“We’re here to help you,” the woman said.

“Who are you?”

“I’m someone trying to get back what they took from me. Just like you.”

“You don’t know anything about me,” Ansel said.

“I know more than you think, girl. I know you were there at the Feast with that protector. I know you’re running away from home. I know you’re looking for something and we can give it to you.”

“You would have started with that if it was true.” Ansel scoffed.

The woman laughed. “You’re a sly little one, aren’t you? It’s partially true. We can get it for you, but we don’t know what it is.”

“Then how do you know you can get it?”

“We can get it,” the woman said with a grin. “Don’t you worry about that. Whatever it is, we can get it.”

“I want Pidgeon to be here, first,” Ansel said. “Can you get that?”

“You want a pigeon?”

“No.” Ansel sighed. “Pidgeon. Richard. He was following me, but he won’t come through the portal or whatever. He never does.”

“You’ve been through one before?” The woman raised an eyebrow.

Pidgeon,” Ansel said. “Bring him here. Prove you can get what I want when it’s simple, then I’ll bargain with you.”

“I swear,” the woman said. “You Sixers are more miserly than the owners. Fine. Popeye, you heard the girl. Go get Pidgeon and bring him in. What does he look like?”

“I don’t know,” Ansel said, shrugging. “A kid. Dirty clothes. Dark hair. Pimply face. He’ll probably be standing exactly where I disappeared, wondering if he should follow me or not. That is if he hasn’t run off already. You’re losing time.”

“Go on Popeye,” the woman said. The metal arm rolled out through the door they had come in. “There. Popeye’s fetching your pigeon. Now how did you get into the Feast?”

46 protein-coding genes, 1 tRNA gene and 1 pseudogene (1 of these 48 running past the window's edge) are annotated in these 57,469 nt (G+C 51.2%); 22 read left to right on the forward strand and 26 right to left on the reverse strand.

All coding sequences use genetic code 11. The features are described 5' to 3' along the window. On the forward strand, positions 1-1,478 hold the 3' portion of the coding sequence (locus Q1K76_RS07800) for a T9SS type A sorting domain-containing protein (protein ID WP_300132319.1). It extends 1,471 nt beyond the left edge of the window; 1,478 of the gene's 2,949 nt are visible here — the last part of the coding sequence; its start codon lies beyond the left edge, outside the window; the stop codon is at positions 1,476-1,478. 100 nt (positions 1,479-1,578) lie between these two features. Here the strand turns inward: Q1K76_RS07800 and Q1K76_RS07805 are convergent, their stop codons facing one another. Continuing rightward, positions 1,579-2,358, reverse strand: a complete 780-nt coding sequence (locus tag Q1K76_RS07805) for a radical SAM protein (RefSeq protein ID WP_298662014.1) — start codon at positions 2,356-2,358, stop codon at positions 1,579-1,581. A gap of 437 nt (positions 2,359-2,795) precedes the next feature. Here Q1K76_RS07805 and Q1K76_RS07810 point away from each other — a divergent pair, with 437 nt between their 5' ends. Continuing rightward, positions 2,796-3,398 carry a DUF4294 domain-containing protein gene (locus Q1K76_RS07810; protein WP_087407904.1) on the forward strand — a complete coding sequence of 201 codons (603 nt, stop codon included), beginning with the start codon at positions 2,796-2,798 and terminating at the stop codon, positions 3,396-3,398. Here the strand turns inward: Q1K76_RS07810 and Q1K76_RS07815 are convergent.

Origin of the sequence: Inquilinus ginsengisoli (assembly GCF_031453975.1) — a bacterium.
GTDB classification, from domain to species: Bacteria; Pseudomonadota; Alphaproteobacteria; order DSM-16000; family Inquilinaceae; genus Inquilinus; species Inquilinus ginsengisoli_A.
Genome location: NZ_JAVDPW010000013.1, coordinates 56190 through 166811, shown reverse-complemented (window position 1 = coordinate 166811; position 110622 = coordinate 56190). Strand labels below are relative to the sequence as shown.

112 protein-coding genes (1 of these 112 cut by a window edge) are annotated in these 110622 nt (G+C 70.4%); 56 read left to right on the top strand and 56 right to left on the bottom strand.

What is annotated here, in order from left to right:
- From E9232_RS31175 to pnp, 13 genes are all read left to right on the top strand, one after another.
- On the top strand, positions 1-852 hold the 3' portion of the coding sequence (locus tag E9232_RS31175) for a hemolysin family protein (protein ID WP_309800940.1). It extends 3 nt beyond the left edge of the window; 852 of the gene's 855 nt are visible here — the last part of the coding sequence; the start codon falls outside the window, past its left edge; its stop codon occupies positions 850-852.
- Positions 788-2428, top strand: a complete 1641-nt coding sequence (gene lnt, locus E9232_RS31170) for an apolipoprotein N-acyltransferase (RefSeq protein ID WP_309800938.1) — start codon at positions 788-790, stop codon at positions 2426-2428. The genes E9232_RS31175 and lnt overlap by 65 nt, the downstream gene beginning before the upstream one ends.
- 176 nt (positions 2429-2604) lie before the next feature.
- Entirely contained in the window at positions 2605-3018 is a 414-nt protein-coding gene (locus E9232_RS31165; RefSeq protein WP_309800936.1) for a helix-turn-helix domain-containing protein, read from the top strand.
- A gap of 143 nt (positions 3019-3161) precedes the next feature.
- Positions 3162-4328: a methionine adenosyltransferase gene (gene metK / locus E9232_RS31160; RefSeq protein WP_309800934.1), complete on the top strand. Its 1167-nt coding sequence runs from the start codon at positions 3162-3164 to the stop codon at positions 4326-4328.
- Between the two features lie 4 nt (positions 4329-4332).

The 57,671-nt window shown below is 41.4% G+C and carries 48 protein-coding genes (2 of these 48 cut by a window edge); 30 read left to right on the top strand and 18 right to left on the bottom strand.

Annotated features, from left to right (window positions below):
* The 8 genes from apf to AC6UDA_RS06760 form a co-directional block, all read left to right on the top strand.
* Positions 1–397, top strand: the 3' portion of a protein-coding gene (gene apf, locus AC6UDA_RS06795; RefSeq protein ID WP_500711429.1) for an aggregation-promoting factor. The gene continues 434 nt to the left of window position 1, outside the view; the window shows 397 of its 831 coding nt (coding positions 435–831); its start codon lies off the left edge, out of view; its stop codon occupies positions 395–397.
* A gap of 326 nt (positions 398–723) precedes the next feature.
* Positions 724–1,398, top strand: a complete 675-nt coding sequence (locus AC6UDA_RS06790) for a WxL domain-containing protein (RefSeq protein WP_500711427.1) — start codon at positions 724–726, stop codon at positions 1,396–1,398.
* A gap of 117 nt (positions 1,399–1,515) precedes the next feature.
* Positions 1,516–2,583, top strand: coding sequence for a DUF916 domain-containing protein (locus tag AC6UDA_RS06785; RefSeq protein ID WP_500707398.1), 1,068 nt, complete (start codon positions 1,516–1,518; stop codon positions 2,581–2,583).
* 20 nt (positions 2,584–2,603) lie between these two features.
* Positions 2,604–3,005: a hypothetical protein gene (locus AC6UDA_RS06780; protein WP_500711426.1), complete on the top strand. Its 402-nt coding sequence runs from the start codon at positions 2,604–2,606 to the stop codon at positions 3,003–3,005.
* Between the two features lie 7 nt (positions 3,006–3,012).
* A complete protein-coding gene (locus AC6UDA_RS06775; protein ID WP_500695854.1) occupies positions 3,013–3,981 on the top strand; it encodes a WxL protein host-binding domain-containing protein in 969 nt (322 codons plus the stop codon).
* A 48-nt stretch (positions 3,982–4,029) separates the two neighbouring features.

“How did you know I was there?”

“I’m not here to play games with you, girl. You interrupted an important operation. Tell me how you got there.”

“I don’t know what you’re talking about. I just saw a bunch of really fat people acting like babies. I don’t know how that could be important.”

The woman laughed again. “No,” she said, shaking her head and trying to suppress a grin. “That wasn’t the important part, you’re right about that, but I still need to know how you got there.”

“I’m not saying anything until I see—”

“Hey! Let me down!” Pidgeon’s voice cut her off. The big metal arm dropped him on the floor next to her. “Ansel,” he said. “How did you get here?”

“Alright,” the woman said. “Your boyfriend’s here. How did you get to the Feast?”

I don’t know,” Ansel said. “I tried to open a door, and I ended up in a costume closet.”

“The closet,” the woman said, more to herself than to Ansel. “Of course. I should have known.”

“So you already know about the closet,” Ansel said.

“Ansel,” Pidgeon said. “Anna and Ro—”

Shhhh!” Ansel elbowed him.

“Girl,” the woman said. “We’re going to find out one way or another. You might as well let your boyfriend tell us now. We’ll be more likely to help you if you cooperate.”

“I’m not her boyfriend,” Pidgeon said, crossing his arms.

“That doesn’t matter, boy,” the woman said. “Shut up. Now, your Pidgeon is here. I held up my end of the bargain. So tell me, how did you get into the feast?”

“I told you!” Ansel stomped her foot.

“Where did it happen?”

“I don’t know,” Ansel said. “Pidgeon?”

“St. Roch and St. Claude,” he said. “That’s where it—”

“You heard him,” Ansel said. “Now how are you going to get my dad for me?”

“And you say you tried to open the door, but you went through into a costume closet?” the woman asked.

“Am I here all alone?” Ansel said. “Yes. Then I heard the protector say he was doing what he was doing for me, so I tried to stop him. I never asked him to shoot anyone. He was supposed to help me get my dad back just like you are now. Right?”

“Right,” the woman said. “But you’ll have to wait for the Scientist for that.”

“Wait for the what?” Ansel said, losing her temper. “Listen lady. Tell me how you plan on getting my dad back, or we’re leaving.”

Pidgeon didn’t look as sure of himself as Ansel was. He was still staring at the mechanical arm, afraid it might grab him again. The arm didn’t seem to be paying any attention to him, though. It was sweeping up something on the floor. The woman laughed and turned her chair around so Ansel could only see the back of it. “Well leave then, girl,” she said. “See if I care. We already have what we want. You should have held your cards closer to your chest if you wanted to negotiate.”

“You’re lying!” Ansel rushed at her, but Pidgeon grabbed her arm and turned her around.

Uh…Ansel,” he said, staring at the door they had come in.